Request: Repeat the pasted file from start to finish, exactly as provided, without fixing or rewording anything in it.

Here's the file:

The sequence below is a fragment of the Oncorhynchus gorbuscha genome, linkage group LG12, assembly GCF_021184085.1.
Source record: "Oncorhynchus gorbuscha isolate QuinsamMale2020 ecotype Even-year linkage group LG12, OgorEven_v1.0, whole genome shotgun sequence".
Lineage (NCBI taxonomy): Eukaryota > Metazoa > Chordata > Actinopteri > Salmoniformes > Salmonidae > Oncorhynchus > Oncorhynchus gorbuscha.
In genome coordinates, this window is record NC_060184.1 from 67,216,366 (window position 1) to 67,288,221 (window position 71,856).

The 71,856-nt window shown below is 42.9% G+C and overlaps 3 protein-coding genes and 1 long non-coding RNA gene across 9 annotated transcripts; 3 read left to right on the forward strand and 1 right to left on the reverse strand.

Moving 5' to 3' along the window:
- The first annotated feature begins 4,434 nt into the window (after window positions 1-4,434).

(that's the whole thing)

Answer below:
The sequence below is a fragment of the Oncorhynchus gorbuscha genome, linkage group LG12, assembly GCF_021184085.1.
Source record: "Oncorhynchus gorbuscha isolate QuinsamMale2020 ecotype Even-year linkage group LG12, OgorEven_v1.0, whole genome shotgun sequence".
Lineage (NCBI taxonomy): Eukaryota > Metazoa > Chordata > Actinopteri > Salmoniformes > Salmonidae > Oncorhynchus > Oncorhynchus gorbuscha.
In genome coordinates, this window is record NC_060184.1 from 67,216,366 (window position 1) to 67,288,221 (window position 71,856).

The 71,856-nt window shown below is 42.9% G+C and overlaps 3 protein-coding genes and 1 long non-coding RNA gene across 9 annotated transcripts; 3 read left to right on the forward strand and 1 right to left on the reverse strand.

Moving 5' to 3' along the window:
- The first annotated feature begins 4,434 nt into the window (after window positions 1-4,434).